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Barron’s: Coronavirus Leaves Children in Institutionalized Care at Risk

Wednesday, June 10, 2020

The Center for Innovation in Social Work & Health’s Senior Project Director Meg Comeau discusses how some of the most vulnerable children—those living in long-term care facilities—are being impacted by the COVID-19 pandemic. 

Excerpted from Barron’s: 

Meg Comeau headshotThousands of America’s sickest children live in long-term care facilities. They have rare genetic disorders, traumatic brain injuries, complications from premature birth, and other conditions, and often depend on ventilators and round-the-clock monitoring to survive. Many also have larger-than-life personalities and thrive on cuddles and kisses, cracking jokes, and reading stories. They have parents who long to see and hold them after months of separation. And in a world where a simple sniffle can become life-threatening, some—nobody knows how many—have Covid-19.

Although children generally have been less affected by Covid than adults, the new coronavirus poses a significant threat in pediatric long-term care facilities. Children with complex medical conditions and compromised immune systems “are at higher risk for any viral illness, inclusive of Covid,” says Dr. Matthew McDonald, vice president and chief medical officer at Children’s Specialized Hospital, which has two pediatric long-term care facilities in New Jersey. In recent weeks, a Covid-related inflammatory syndrome has been identified in children, making pediatricians even more vigilant.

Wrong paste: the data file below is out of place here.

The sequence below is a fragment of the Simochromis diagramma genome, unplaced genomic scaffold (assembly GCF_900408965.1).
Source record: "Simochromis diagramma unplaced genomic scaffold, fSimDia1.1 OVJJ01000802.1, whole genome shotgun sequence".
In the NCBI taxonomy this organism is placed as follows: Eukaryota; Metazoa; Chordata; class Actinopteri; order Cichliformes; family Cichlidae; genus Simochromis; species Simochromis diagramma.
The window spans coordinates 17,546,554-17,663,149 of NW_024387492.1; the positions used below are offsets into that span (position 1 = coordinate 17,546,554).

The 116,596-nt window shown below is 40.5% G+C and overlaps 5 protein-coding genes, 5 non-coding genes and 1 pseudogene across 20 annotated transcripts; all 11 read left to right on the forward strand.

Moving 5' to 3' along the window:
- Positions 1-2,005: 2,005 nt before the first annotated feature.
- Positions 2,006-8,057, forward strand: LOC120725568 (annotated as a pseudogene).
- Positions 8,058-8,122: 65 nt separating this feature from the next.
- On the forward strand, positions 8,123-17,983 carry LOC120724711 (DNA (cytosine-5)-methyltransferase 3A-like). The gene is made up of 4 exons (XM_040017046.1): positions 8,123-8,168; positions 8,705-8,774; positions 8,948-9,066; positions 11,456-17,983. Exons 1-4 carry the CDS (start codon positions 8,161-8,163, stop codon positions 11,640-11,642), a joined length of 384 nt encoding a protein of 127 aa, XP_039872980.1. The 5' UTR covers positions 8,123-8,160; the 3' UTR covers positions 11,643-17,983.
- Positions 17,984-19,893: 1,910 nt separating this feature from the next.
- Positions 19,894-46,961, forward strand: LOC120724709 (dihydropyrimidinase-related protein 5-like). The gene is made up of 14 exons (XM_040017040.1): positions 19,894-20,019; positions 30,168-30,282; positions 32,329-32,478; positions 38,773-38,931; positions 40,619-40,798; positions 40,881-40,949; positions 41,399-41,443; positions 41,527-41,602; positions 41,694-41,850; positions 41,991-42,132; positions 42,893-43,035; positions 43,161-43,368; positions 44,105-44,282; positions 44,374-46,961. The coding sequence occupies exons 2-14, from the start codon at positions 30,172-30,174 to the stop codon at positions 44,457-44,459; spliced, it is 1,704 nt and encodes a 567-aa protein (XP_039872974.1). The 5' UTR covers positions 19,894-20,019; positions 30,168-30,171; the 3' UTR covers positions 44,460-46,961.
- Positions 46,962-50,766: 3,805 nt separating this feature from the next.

In addition to the virus itself, children in long-term care facilities face isolation as strict social-distancing measures are imposed. Some have been confined to their rooms 24 hours a day. Many have been locked down since late February. And when fewer eyes are on the residents, “the risk for abuse or inadvertent neglect goes up,” says Meg Comeau, senior project director at Boston University’s Center for Innovation in Social Work & Health.

Comeau estimates that 4,000 to 5,000 children live in skilled nursing facilities—either in stand-alone pediatric facilities or pediatric units attached to geriatric facilities. For families with medically complex children, “it’s an enormous deal” that no one is tracking the number of Covid cases in pediatric nursing homes, Comeau says. “Any vulnerable population that suffers inequities deserves time, attention, and resources,” particularly in a public health emergency, she says. “This is the situation where they’re most likely to fall between the cracks.”

Read the full article in Barron’s (subscription required).